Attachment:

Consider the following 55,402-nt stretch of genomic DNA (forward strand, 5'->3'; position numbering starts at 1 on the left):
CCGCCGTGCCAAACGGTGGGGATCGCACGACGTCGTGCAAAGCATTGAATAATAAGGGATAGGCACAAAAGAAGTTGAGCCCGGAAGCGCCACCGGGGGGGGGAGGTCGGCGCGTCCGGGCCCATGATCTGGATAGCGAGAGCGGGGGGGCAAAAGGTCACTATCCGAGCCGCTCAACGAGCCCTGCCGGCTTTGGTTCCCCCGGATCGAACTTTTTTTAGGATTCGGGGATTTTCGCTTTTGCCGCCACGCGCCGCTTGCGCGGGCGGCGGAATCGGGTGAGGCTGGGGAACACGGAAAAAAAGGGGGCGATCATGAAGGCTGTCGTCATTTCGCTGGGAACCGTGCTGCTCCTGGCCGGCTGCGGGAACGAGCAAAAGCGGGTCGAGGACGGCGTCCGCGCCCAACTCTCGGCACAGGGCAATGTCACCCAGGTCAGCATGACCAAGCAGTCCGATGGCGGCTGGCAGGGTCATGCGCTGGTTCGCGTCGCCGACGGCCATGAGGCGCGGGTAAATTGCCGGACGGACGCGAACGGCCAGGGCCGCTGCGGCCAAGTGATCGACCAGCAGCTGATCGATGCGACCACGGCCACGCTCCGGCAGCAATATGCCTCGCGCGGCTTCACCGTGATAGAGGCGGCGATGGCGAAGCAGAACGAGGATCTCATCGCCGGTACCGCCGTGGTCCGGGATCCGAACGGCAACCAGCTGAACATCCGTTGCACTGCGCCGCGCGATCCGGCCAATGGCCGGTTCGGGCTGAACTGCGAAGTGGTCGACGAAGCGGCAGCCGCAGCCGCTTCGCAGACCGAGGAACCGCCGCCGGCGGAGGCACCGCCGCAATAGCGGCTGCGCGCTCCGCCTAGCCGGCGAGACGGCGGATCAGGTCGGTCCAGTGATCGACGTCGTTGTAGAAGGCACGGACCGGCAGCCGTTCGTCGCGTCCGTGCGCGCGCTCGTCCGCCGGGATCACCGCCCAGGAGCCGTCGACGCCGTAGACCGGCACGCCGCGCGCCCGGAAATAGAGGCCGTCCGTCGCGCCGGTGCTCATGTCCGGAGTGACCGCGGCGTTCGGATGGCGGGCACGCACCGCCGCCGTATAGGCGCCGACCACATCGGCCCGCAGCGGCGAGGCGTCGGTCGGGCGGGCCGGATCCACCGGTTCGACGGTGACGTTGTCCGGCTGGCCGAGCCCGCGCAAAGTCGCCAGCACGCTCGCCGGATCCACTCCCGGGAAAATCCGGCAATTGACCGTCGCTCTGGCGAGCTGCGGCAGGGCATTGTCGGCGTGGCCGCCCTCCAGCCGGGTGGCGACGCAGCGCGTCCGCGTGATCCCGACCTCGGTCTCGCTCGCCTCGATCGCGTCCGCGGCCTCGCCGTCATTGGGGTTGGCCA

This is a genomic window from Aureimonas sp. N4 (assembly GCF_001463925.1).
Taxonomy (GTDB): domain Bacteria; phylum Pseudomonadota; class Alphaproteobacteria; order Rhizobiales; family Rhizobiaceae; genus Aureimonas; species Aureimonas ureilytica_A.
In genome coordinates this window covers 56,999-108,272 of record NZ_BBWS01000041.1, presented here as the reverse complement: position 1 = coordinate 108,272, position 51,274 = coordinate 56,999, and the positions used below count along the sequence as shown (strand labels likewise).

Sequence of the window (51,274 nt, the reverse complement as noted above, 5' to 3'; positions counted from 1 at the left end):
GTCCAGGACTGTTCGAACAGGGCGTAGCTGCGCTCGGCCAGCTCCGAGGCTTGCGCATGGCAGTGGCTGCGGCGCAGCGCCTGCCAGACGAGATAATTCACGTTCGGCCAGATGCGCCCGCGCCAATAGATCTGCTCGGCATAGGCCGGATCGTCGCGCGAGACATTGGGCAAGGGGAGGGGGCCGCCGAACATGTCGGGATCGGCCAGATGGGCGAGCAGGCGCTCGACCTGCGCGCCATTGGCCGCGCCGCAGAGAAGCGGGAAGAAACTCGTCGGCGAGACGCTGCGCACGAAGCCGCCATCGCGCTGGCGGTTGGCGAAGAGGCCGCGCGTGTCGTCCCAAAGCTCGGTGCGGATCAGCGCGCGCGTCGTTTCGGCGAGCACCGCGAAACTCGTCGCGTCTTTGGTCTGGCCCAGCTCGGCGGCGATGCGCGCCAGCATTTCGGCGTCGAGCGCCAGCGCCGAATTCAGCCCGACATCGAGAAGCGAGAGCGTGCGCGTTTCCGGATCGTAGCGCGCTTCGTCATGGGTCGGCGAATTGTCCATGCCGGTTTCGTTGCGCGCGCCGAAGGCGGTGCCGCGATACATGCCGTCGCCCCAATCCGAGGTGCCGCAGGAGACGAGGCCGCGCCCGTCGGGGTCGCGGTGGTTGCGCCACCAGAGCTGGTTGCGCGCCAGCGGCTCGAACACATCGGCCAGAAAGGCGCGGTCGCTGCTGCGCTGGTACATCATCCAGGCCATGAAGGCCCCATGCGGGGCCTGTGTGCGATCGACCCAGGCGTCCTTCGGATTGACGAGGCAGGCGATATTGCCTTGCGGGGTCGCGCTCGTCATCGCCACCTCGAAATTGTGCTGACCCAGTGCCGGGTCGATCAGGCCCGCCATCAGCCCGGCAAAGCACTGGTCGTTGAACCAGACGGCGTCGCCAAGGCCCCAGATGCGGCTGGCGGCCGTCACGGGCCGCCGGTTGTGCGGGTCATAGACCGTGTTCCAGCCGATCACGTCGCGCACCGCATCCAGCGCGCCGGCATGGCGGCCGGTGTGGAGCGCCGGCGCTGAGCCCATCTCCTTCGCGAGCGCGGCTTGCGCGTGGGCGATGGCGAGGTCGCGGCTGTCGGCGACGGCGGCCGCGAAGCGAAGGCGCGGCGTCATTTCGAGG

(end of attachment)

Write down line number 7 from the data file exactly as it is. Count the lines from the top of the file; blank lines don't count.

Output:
GTCCAGGACTGTTCGAACAGGGCGTAGCTGCGCTCGGCCAGCTCCGAGGCTTGCGCATGGCAGTGGCTGCGGCGCAGCGCCTGCCAGACGAGATAATTCACGTTCGGCCAGATGCGCCCGCGCCAATAGATCTGCTCGGCATAGGCCGGATCGTCGCGCGAGACATTGGGCAAGGGGAGGGGGCCGCCGAACATGTCGGGATCGGCCAGATGGGCGAGCAGGCGCTCGACCTGCGCGCCATTGGCCGCGCCGCAGAGAAGCGGGAAGAAACTCGTCGGCGAGACGCTGCGCACGAAGCCGCCATCGCGCTGGCGGTTGGCGAAGAGGCCGCGCGTGTCGTCCCAAAGCTCGGTGCGGATCAGCGCGCGCGTCGTTTCGGCGAGCACCGCGAAACTCGTCGCGTCTTTGGTCTGGCCCAGCTCGGCGGCGATGCGCGCCAGCATTTCGGCGTCGAGCGCCAGCGCCGAATTCAGCCCGACATCGAGAAGCGAGAGCGTGCGCGTTTCCGGATCGTAGCGCGCTTCGTCATGGGTCGGCGAATTGTCCATGCCGGTTTCGTTGCGCGCGCCGAAGGCGGTGCCGCGATACATGCCGTCGCCCCAATCCGAGGTGCCGCAGGAGACGAGGCCGCGCCCGTCGGGGTCGCGGTGGTTGCGCCACCAGAGCTGGTTGCGCGCCAGCGGCTCGAACACATCGGCCAGAAAGGCGCGGTCGCTGCTGCGCTGGTACATCATCCAGGCCATGAAGGCCCCATGCGGGGCCTGTGTGCGATCGACCCAGGCGTCCTTCGGATTGACGAGGCAGGCGATATTGCCTTGCGGGGTCGCGCTCGTCATCGCCACCTCGAAATTGTGCTGACCCAGTGCCGGGTCGATCAGGCCCGCCATCAGCCCGGCAAAGCACTGGTCGTTGAACCAGACGGCGTCGCCAAGGCCCCAGATGCGGCTGGCGGCCGTCACGGGCCGCCGGTTGTGCGGGTCATAGACCGTGTTCCAGCCGATCACGTCGCGCACCGCATCCAGCGCGCCGGCATGGCGGCCGGTGTGGAGCGCCGGCGCTGAGCCCATCTCCTTCGCGAGCGCGGCTTGCGCGTGGGCGATGGCGAGGTCGCGGCTGTCGGCGACGGCGGCCGCGAAGCGAAGGCGCGGCGTCATTTCGAGG